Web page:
Another characteristic of singlehanders, is that they don’t like to be told what to do. So it doesn’t surprise us that Glenn Tieman of the Ventura-based 38-ft traditional Polynesian cat Manu Rere would have nothing to do with Samoa after officials in Apia told him that he'd have to put his boat in a marina. “As soon as I heard the news,” writes the man who once cruised the Pacific and Asia for 10 years aboard a 26-ft cat, "I sailed right back out to sea. I ended up at Wallis Island, and was there the when the tsunami hit Samoa. I'm now in Funafuti, Tuvalu.”

One of the great gigs for young surfer-sailors has been to buy a small sailboat, park her along the surf break-rich north coast of Banderas Bay, liveaboard, then get a job ashore. That's exactly what young Stephan Ries has been doing for seven years with his Coronado 25 Ky-Mani. But anchoring out permanently has its risks, too, as you can see from the accompanying photo. Ries says that his 10-kg Bruce didn't drag, but rather the shock loading during stormy conditions on October 12 caused the anchor line to break at the swivel. He swam out to his boat, but got there too late to deploy another anchor. Ky-Mani ended up below the bluff where the Palladium Resort is located and where Stephan works as a bartender. It's only a short distance from Burro's, the fine surf spot Stephan has been anchoring off for a long time. The combination of the waves and the rocks made short work of the Coronado 25 and, before long, there was nothing left. As for Stefan, he's temporarily ashore while looking for a $3,000 replacement boat.

If you want to see a dramatic video of a guy riding his boat onto the beach, go to and type in 'ky-mani lost'. It's dramatic.

“You wanted stories about the October 12 storm?” Arjan Bok of the San Francisco-based Lidgard 43 RotKat asked rhetorically. “We'd left San Francisco a couple of days before to head to Southern California to get ready for the Ha-Ha. It seemed as though we’d have no problem getting to the Santa Barbara area before the storm would reach us. Unfortunately, the forecasts were off by about 12 hours. By the time we got to Point Arguello, it was blowing in the mid-20s from the southeast with steep and nasty 4 to 6-ft waves on our nose. We sailed for quite a while, but were only making 4 to 5 knots headway towards Santa Cruz island. With RotKat starting to act more and more like a submarine, at 9 a.m. I proposed to the crew that we turn downwind and head back up to Morro Bay. There were no arguments about that. We got to Morro Bay by 3 p.m., at which point we discovered that the Ha-Ha burgees are really only good for downwind, for the 30+ knots of apparent wind had blown some of the rubbery lettering off our burgee. We — as well as other Ha-Ha boats Sea Bear and Music at the yacht club docks, and Willful Simplicity on a nearby mooring — rode out gusts in the harbor without any problem. As soon as the wind resumes blowing in the right direction, we’ll continue on down to Catalina.”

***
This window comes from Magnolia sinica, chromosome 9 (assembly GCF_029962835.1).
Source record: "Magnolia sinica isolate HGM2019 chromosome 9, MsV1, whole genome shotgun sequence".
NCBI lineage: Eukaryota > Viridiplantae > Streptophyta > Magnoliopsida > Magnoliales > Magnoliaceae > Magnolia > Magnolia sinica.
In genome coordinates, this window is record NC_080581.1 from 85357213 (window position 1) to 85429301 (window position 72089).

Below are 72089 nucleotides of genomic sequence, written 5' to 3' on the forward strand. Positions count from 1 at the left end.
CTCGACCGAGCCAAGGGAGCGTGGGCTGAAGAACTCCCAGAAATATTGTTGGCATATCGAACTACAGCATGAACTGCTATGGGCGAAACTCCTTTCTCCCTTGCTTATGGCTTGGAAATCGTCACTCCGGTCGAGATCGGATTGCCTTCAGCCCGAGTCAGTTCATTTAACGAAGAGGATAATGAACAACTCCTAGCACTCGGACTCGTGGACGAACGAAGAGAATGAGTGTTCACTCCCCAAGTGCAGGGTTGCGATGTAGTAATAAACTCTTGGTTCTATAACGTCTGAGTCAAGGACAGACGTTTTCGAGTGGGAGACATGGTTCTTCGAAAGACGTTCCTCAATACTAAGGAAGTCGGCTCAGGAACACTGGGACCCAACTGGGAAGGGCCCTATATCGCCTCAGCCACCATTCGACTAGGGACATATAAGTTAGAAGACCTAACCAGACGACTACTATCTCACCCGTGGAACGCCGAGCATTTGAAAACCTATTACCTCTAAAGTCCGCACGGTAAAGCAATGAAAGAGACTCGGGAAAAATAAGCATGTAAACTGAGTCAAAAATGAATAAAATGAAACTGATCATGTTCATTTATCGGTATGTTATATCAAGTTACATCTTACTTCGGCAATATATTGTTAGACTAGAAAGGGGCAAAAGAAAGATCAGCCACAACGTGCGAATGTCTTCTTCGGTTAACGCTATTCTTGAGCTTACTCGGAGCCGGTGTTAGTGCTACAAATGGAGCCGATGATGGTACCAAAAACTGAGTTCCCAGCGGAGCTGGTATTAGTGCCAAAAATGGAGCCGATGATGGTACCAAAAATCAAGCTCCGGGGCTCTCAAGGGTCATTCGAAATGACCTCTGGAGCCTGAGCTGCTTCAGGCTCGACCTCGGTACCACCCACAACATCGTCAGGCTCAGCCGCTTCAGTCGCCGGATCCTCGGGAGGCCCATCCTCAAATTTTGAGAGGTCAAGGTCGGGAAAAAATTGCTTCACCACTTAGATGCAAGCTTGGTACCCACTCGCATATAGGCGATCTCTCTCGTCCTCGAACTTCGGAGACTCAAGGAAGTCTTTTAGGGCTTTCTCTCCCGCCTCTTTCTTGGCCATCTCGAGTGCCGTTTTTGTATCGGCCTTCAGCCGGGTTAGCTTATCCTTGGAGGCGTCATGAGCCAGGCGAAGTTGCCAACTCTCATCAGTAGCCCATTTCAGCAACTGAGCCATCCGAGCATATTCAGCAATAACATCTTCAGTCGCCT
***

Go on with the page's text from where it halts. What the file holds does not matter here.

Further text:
It’s hard to give up miles made to windward, but if you’re cruising as opposed to racing, it's often the smart thing to do. Especially when the normal wind is in your favor.

Le Select, perhaps the most famous sailor’s bar in the Caribbean, and indisputably the social hub of chic St. Barth, despite being bare-bones and retro, will be celebrating its 60th anniversary from November 6-8. It’s expected to be a party for the ages, and we've heard that all the rooms on the island have been reserved because so many old friends of Marius Stakelborough, the bar's only owner, will be flying in from around the world. Marius, one of the gentlemen and characters of the Caribbean, was born on the tiny island in '23. He can tell a million stories of 'the old days'. Jimmy Buffett, Marius’ good friend for more than 30 years and a part-time resident of the island, will be among the many musicians playing. We’d have given just about anything to celebrate with Marius, but alas, the dates conflict with the Ha-Ha. Nonetheless, we should have some coverage next month, as JuJu Chantenuff of San Francisco, a rogue of the first order and a long time habitué of St. Barth, has invited Heather Corsaro, last year’s commodore of the Punta Mita Yacht & Surf Club, to cover the festivities for us.